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By Michael White
This isn’t a restaurant review so much as a remembrance of some time Kley and I spent in a restaurant recently. You might argue that this is exactly what all restaurant reviews are, to which I would counter: Shut up and let me make my point.
This isn’t a bona fide review because a review wouldn’t be fair to Belgard Kitchen right now. Nor, I think, would it be fair to any restaurant struggling to maintain an illusion of normalcy and full-fledged functionality at time when society at large is capable of neither. Yes, the masses are now beginning to receive their vaccinations (Kley and I were cheerfully penetrated last week) and our collective fantasy of a “Dancing in the Street”-style celebration that draws a line under this interminable pandemic has begun to feel vaguely plausible. But, I doubt I need to tell you, we still have a long road ahead of us. Few people feel this reality more acutely than restaurant owners and staff, who still are not only struggling to survive, but are simply trying to anticipate from day to day what is and isn’t possible for their industry amidst the loosening and tightening of restrictions.
Case in point: When we visited Belgard Kitchen last Friday, for happy-hour-leading-into-dinner, it was their first night of service in six weeks, and the first night ever for their new street-side patio, which seats a maximum of 48 people. We weren’t expecting perfection, nor necessarily even greatness. We simply wanted to sit under a hospitably blue late-afternoon sky and watch it dim into evening while eating and drinking and then, in all likelihood, eating and drinking some more.
We did just that. And everything was very good. In most cases, better than we expected.
Which isn’t to say we were expecting to be underwhelmed. Both of us had been to Belgard Kitchen before — although, admittedly, it was many years ago, before we knew each other and decided to make a hobby of using the internet to exhibit our mutual gluttony to strangers. Belgard Kitchen first opened in 2014, and was something of an event — the first destination restaurant to try to make a go of it on the mean streets of Railtown (still a volatile neighbourhood today, but much more so then). This was no modest venture either: Belgard is housed in an almost 8,000-square-foot industrial space, known as the Settlement Building, that began life as a steel foundry in the 1920s. It shares this space with an onsite small-batch winery (Vancouver Urban Winery) and a craft brewery (Settlement Brewery). This is the sort of environment for which real-estate marketers coined the term “soaring.”
But unless you need to pass through it on your way to the toilets, you can’t spend time in Belgard Kitchen right now. The province’s indoor-dining ban remains in effect, so be sure to place a reservation for a patio table — there are only eight of them. At the time of this writing, the patio is open for weekday lunch (11:30am-3pm), weekend brunch (10am-3pm) and daily happy hour and dinner (3pm-close). We arrived at 5pm, at which time the patio had fallen under the shadow of the Settlement Building, and a brisk wind blew down the Dunlevy corridor toward an unexpectedly moving view of shipping containers suspended above the East Vancouver port lands. Sunworshippers may not appreciate this, but myself, having been born Whitest Man on Earth and distressingly prone to burning, was as content as a suburban grandmother at Fabricland.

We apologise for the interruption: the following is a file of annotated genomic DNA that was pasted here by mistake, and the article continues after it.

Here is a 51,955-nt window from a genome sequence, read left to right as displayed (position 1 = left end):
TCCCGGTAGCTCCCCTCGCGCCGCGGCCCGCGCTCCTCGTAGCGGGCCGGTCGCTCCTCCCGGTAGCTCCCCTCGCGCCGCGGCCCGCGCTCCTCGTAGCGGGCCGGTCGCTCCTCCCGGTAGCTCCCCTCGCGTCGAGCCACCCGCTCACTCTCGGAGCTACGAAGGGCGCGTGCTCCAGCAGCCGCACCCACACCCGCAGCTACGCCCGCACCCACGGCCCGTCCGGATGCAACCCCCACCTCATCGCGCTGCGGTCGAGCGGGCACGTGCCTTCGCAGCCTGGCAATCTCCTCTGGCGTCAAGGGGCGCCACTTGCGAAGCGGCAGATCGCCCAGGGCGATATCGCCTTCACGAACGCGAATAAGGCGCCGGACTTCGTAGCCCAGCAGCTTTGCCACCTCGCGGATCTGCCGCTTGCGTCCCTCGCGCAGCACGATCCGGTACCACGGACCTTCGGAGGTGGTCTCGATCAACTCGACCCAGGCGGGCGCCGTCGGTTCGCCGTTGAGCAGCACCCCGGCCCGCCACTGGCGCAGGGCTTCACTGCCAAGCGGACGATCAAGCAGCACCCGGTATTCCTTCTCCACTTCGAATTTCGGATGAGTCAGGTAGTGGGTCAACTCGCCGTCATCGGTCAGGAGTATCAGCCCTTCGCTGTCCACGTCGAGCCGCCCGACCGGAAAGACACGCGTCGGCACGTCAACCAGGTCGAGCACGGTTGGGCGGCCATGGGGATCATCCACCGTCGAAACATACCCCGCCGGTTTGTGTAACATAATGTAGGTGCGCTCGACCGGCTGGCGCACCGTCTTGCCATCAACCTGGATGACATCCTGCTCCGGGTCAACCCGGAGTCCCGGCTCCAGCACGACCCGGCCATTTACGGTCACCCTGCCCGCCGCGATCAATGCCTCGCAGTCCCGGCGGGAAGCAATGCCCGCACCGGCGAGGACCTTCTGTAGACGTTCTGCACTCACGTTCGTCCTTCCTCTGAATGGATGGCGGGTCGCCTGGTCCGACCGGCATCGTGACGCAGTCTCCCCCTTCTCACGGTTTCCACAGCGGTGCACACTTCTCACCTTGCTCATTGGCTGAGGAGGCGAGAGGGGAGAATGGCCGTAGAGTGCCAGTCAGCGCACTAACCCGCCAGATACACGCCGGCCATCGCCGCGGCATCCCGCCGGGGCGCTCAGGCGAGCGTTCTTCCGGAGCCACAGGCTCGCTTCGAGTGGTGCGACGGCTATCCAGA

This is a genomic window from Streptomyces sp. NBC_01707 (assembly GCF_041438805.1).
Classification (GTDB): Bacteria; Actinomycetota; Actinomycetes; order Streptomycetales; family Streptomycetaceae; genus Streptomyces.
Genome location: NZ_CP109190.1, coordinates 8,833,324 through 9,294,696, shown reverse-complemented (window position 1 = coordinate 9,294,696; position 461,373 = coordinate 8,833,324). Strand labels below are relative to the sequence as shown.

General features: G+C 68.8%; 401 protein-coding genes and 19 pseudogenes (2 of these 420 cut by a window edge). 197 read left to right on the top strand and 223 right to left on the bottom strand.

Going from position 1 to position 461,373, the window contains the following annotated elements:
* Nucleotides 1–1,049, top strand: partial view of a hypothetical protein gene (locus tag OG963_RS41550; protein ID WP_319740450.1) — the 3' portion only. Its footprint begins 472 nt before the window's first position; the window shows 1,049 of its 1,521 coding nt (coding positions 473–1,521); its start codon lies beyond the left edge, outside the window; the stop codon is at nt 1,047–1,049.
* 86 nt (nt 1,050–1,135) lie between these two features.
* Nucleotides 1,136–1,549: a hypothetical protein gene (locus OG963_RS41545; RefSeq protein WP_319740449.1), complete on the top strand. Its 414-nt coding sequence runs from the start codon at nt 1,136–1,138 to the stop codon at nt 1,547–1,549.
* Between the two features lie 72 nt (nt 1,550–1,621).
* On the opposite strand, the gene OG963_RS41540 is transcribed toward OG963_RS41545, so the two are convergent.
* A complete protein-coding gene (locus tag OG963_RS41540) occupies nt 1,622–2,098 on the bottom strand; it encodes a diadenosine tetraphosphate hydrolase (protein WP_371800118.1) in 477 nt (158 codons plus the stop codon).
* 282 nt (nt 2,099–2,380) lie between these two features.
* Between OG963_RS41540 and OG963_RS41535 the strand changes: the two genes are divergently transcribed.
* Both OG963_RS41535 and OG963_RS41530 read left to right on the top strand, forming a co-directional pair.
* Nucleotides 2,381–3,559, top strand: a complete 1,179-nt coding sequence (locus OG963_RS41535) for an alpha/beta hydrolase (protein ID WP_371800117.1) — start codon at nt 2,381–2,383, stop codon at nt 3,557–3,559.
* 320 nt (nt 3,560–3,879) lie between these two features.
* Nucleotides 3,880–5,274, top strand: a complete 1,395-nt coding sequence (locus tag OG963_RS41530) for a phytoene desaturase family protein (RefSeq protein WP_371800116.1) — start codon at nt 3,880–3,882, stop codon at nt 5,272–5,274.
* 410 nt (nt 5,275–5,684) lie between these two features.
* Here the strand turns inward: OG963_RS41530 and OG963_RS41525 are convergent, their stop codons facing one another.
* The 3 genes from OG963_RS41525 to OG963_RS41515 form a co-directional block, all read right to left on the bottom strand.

We adored our server, who seemed to either intuit that we were here to play or isn’t the sort to recite a memorized script of Tonight’s Offerings.
Me: “What’s the feature cocktail right now?”
Her (following a comedic pause and a survey of the heavens): “I don’t know.”
I did very much want that cocktail, the name of which I’ve now forgotten, but I can tell you it was a variation of a Manhattan that seemed to have been liberally dosed with cacao bitters. She also brought us an excellent on-tap negroni ($11) and the Grape Expectations wine flight (a happy hour bargain at $12; $14 at other times), of which we both instantly fell in love with a 2018 Pinot Gris from Penticton’s Roche Wines. Kley’s Tasting Paddle of four featured beers ($9.50) further stoked the glow in his happy gut.
We consumed solids as well! An appropriately rich and unctuous mushroom-and-bacon pâté ($11.50 at happy hour; $15 otherwise), which prompted a request for more grilled sourdough; the justifiably self-named Belgard Burger (Cache Creek beef between a brioche bun, in the company of Swiss cheese, beer-brined pickles, and red-pepper relish — very fucking good; $17); and Fettucine Nero ($22), an attractively plated mound of squid-ink noodles mingling with a chorizo-prawn ragu, snap-snap-snappy jalapeno pesto, and herbed breadcrumbs. So much food, yet so much of the menu left unexplored.
The bill paid, we wobbled like Weebles toward home (stopping off for gelato because the weather called for it and because we have trouble stopping what we’ve started). Despite our vague gastronomic stupor, we talked — as we seem to always be doing nowadays — about the ongoing plight of restaurants and the additional burdens facing the likes of Belgard Kitchen, which has to contend with the overhead of a massive space and being slightly off the beaten path. Their patio was decently but not spectacularly busy during our visit, so we hope word spreads quickly about it now being open. Despite their enforced hiatus, they’ve hit the ground running. So run toward it.
(Photo: Kley Klemens)